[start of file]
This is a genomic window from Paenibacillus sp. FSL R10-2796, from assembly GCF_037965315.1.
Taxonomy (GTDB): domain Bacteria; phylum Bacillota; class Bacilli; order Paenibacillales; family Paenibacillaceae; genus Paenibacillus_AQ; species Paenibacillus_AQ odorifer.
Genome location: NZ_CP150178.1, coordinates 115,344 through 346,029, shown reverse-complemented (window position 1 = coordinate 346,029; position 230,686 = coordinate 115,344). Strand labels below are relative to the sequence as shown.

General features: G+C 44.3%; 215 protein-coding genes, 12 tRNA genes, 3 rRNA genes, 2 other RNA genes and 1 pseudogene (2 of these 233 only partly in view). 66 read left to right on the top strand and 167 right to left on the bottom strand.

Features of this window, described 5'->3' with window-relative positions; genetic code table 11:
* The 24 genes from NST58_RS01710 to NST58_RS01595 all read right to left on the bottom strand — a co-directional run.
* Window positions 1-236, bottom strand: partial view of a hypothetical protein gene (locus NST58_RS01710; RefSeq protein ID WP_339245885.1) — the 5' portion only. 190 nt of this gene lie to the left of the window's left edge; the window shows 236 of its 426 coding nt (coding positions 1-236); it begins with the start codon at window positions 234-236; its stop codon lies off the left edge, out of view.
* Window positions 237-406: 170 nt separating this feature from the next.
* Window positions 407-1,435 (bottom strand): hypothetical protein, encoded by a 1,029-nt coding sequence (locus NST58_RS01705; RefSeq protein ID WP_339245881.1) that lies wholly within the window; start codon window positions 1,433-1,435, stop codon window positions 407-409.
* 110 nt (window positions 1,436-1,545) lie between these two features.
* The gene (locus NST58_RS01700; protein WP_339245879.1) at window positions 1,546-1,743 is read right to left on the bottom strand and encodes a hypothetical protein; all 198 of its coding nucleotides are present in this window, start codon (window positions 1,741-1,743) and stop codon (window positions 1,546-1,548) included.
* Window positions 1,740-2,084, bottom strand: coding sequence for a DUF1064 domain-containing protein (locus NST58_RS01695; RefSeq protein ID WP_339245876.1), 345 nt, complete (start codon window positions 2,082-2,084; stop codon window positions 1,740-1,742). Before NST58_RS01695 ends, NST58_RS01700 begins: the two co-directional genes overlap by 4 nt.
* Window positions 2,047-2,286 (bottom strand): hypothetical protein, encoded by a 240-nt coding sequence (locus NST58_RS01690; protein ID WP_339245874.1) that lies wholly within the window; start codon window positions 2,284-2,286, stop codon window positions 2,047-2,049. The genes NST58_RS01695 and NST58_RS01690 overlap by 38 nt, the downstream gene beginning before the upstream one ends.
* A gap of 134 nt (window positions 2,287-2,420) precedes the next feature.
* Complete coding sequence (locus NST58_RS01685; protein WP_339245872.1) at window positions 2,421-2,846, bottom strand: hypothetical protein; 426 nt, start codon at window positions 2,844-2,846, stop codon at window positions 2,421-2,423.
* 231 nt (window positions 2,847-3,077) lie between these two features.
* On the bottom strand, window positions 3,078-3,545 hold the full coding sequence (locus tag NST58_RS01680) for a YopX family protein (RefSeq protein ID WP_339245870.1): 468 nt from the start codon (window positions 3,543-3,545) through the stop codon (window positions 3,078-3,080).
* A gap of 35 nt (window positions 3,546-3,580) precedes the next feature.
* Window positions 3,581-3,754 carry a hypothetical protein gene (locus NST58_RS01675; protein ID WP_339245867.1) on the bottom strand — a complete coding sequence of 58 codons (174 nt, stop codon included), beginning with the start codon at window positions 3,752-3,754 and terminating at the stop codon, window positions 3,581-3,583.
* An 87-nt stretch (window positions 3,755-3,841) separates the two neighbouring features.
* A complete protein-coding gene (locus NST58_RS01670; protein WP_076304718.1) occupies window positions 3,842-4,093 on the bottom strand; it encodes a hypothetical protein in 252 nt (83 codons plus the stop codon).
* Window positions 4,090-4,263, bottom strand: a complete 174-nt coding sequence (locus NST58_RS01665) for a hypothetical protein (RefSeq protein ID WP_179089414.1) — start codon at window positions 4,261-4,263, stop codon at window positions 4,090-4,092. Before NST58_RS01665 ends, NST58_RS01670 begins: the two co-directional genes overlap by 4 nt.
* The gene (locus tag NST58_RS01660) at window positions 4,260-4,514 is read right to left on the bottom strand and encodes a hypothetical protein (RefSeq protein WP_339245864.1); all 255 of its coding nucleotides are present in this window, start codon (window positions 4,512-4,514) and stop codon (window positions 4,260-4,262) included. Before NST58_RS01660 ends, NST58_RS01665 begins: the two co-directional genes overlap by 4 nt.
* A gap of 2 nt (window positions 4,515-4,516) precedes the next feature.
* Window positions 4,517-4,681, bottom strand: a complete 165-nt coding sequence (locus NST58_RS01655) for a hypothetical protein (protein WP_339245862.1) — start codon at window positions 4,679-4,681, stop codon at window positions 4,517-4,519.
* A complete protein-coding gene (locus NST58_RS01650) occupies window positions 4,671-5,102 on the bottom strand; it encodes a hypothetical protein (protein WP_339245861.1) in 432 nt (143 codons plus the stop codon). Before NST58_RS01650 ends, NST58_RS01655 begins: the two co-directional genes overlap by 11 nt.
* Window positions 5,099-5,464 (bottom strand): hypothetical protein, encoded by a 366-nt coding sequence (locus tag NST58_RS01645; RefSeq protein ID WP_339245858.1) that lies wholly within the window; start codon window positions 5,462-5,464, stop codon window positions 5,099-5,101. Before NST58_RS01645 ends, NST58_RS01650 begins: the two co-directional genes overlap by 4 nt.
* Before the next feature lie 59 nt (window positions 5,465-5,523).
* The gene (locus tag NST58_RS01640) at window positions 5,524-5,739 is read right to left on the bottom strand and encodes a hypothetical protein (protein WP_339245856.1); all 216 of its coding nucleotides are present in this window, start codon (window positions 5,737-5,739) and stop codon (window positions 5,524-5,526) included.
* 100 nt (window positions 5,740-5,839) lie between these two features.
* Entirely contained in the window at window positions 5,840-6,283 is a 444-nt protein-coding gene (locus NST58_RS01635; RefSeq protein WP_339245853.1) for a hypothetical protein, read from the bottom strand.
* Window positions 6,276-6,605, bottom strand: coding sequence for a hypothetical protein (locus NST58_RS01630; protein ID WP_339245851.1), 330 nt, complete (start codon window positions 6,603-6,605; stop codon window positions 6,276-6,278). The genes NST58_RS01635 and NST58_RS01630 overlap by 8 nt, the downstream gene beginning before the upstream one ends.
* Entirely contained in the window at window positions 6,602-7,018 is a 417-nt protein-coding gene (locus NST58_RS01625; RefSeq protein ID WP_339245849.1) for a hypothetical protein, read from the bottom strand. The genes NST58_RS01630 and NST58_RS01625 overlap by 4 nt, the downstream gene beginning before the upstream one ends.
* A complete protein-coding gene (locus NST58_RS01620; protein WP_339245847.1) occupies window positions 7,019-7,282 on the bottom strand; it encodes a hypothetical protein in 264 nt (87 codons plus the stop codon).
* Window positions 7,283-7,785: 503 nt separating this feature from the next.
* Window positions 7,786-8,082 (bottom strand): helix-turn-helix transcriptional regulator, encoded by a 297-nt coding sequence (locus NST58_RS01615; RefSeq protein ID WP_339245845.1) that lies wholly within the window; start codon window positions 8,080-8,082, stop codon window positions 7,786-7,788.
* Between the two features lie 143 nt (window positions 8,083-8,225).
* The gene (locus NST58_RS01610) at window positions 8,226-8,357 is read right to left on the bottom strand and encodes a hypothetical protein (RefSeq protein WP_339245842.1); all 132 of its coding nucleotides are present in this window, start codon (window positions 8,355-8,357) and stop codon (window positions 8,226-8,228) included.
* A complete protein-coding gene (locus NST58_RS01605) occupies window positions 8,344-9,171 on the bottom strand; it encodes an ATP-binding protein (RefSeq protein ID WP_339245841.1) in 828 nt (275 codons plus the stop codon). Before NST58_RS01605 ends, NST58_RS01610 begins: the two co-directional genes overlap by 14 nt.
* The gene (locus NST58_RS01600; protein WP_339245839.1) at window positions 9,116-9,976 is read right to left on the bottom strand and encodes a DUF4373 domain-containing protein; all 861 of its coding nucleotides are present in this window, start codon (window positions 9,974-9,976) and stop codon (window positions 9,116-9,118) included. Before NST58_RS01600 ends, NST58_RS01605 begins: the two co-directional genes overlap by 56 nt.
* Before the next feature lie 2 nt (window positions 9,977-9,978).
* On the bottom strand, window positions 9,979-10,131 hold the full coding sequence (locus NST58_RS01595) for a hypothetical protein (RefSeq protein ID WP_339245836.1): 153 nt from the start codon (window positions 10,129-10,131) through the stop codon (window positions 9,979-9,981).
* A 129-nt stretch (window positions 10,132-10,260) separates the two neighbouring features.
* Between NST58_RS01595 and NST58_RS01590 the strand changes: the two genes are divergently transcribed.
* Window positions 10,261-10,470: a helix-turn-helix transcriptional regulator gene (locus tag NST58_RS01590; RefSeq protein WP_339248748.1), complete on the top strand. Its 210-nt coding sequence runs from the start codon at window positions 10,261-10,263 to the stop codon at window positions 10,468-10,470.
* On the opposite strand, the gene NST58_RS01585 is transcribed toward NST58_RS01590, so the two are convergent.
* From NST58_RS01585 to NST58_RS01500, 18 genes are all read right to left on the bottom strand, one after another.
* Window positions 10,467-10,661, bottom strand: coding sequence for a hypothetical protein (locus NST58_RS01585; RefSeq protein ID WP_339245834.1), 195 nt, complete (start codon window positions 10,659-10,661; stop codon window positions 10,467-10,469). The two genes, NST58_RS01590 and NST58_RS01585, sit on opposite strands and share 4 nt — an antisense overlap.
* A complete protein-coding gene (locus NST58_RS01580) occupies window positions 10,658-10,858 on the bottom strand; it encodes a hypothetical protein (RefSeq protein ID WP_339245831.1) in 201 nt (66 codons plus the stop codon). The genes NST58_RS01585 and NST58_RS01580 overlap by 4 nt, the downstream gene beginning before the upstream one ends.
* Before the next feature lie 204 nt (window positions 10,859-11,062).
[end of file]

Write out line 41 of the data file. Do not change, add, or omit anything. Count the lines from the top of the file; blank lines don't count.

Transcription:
* Before the next feature lie 2 nt (window positions 9,977-9,978).